As many people have noted, Clyde Cook–the president of my alma mater Biola University for 25 years–passed away this past Friday in his home in Fullerton, California.
Memorials abound, including this post by Professor John Mark Reynolds.  A group of journalism students at Biola has also created a blog to chronicle stories about Dr. Cook.

It is impossible to describe just how much Dr. Cook was admired by students of the university.  His near-universal respect had much to do with his genuine concern for students and his Reagen-esque sense of humor.

For example, by the time I was a sophomore at Biola, the university had developed a significant parking problem.  When Dr. Cook was introduced at convocation that spring, he delayed his entrance to the building, then ran in with his jacket off and out of breath.  The audience was, naturally, a touch confused.  It was unlike Dr. Cook to be late, and it was rare for him to be seen without a jacket.  When he made it to the microphone, he lamented that he couldn’t find a parking spot and that he had to park all the way across campus.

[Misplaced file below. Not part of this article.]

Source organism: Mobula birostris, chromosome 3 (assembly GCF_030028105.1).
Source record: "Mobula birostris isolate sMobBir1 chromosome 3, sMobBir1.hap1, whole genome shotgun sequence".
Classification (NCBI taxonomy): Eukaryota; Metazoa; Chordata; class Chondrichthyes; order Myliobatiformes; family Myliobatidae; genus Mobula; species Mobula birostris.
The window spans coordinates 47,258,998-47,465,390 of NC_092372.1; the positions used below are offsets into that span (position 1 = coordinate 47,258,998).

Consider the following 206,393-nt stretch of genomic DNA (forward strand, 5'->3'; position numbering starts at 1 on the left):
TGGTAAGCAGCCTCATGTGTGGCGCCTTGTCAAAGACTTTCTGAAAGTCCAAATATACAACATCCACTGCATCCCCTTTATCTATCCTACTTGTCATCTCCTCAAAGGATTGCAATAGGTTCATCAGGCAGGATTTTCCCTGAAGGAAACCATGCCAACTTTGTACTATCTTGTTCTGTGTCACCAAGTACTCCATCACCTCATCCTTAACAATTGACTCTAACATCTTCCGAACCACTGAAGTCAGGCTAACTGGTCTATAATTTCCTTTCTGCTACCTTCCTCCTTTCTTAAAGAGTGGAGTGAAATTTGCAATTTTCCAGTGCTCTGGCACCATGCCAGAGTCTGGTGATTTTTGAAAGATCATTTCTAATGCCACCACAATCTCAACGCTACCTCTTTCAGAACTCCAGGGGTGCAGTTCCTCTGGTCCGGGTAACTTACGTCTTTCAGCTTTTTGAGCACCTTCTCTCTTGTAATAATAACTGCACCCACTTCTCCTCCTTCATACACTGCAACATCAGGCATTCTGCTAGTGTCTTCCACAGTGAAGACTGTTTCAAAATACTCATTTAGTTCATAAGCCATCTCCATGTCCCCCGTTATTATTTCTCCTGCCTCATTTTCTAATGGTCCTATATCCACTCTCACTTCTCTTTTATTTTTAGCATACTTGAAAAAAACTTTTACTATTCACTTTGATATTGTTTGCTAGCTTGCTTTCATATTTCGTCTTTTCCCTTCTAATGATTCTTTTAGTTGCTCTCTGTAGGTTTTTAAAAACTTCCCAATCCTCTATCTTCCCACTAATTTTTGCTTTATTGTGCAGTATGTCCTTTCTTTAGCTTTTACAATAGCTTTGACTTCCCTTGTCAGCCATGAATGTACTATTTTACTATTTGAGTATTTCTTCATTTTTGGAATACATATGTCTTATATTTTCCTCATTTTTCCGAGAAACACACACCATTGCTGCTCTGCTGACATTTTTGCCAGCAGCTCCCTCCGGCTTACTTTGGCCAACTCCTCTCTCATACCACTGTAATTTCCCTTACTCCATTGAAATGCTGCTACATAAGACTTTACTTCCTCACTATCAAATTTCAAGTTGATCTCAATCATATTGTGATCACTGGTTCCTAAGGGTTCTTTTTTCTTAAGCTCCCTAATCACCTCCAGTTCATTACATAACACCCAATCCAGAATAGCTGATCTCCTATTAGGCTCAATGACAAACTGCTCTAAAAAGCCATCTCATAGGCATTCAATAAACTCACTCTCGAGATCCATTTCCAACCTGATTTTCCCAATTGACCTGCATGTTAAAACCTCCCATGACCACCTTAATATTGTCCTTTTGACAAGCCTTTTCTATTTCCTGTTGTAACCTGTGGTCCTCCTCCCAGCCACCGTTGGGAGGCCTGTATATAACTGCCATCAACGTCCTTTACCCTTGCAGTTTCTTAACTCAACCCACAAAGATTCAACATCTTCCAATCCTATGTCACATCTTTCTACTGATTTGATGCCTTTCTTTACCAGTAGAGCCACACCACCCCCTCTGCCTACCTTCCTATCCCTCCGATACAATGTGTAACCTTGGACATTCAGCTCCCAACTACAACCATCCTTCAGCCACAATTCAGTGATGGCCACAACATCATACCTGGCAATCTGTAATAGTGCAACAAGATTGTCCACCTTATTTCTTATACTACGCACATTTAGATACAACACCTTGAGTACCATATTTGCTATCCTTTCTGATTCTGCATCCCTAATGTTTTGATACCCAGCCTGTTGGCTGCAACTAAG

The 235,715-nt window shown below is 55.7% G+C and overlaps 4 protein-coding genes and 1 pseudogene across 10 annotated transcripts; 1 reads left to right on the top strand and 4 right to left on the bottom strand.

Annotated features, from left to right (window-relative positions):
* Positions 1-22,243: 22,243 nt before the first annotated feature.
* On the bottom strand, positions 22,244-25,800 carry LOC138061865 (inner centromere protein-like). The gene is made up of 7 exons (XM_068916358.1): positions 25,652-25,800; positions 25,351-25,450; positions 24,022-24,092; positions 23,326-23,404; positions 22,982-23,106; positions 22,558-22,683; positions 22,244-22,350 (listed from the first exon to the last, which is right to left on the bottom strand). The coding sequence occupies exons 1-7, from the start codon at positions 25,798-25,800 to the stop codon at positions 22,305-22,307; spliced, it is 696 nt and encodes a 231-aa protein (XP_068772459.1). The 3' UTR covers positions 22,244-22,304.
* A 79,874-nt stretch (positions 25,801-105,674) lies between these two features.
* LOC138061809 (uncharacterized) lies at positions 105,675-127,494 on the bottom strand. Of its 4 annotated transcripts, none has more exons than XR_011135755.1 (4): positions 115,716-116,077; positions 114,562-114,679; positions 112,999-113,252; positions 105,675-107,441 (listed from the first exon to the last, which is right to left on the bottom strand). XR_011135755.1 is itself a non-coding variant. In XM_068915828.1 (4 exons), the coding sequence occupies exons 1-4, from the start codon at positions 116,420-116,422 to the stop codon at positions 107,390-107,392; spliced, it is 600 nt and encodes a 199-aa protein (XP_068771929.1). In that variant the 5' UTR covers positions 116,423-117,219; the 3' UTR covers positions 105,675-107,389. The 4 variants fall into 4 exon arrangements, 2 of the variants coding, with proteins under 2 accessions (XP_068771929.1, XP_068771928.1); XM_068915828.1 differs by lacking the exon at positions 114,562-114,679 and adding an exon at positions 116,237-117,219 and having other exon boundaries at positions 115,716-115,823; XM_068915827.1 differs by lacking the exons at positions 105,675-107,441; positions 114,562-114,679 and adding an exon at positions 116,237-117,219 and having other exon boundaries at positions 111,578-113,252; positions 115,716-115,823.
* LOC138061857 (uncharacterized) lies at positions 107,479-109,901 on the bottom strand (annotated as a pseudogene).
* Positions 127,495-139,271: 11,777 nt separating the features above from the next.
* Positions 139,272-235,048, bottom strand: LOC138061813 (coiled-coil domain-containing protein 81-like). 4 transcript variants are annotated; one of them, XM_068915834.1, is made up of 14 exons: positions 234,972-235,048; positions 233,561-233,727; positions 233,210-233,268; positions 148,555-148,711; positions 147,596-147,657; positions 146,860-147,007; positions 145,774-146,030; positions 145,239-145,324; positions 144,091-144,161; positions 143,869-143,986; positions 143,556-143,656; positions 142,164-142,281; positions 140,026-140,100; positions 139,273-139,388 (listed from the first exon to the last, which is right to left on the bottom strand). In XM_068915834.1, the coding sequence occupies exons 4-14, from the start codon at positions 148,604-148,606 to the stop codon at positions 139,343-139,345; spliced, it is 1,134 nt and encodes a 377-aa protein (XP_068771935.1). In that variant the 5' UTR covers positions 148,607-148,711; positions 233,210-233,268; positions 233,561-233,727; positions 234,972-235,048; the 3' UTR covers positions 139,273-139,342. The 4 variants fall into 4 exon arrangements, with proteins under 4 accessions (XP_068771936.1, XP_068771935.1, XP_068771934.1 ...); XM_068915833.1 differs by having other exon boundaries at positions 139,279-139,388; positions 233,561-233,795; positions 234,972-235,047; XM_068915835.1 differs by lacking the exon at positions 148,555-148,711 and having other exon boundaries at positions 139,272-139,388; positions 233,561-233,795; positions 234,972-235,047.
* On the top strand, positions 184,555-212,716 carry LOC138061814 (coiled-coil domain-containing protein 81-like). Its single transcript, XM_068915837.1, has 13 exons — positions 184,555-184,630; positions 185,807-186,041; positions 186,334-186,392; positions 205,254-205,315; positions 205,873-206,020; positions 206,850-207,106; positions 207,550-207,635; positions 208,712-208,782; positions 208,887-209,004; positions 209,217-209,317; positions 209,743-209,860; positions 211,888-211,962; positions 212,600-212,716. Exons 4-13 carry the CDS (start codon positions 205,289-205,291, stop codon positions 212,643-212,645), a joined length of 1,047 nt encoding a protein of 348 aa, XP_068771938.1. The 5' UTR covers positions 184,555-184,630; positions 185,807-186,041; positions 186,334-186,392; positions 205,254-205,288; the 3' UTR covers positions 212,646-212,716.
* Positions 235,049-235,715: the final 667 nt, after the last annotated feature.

Dr. Cook shepherded Biola through a period of enormous expansion.  When Dr. Cook took over in the early 1980s, Biola was struggling to stay afloat.  Morale dropped considerably around campus, and buildings and the grounds fell into disrepair due to budget difficulties.  It was Dr. Cook’s insistence that the grounds and buildings be maintained that helped keep morale high and that allowed for the growth in the 1990s.  Dr. Cook’s steady guidance through that period helped Biola become one of the elite Christian universities in the world.

Though I never had the honor of knowing Dr. Cook personally, my many friends who were able to spend time with him and his wife had nothing but the highest praises for his commitment to prayer, to service, and to loving those around him.  I have no doubt he is the sort of man whose impact will never be fully known, and far more extensive than it might seem.

Clyde Cook was 73.

Read his biography and about his legacy here.

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Posted by Matthew Lee Anderson

Matthew Lee Anderson is the Founder and Lead Writer of Mere Orthodoxy. He is the author of Earthen Vessels: Why Our Bodies Matter to our Faith and The End of Our Exploring: A Book about Questioning and the Confidence of Faith. Follow him on Twitter or on Facebook.

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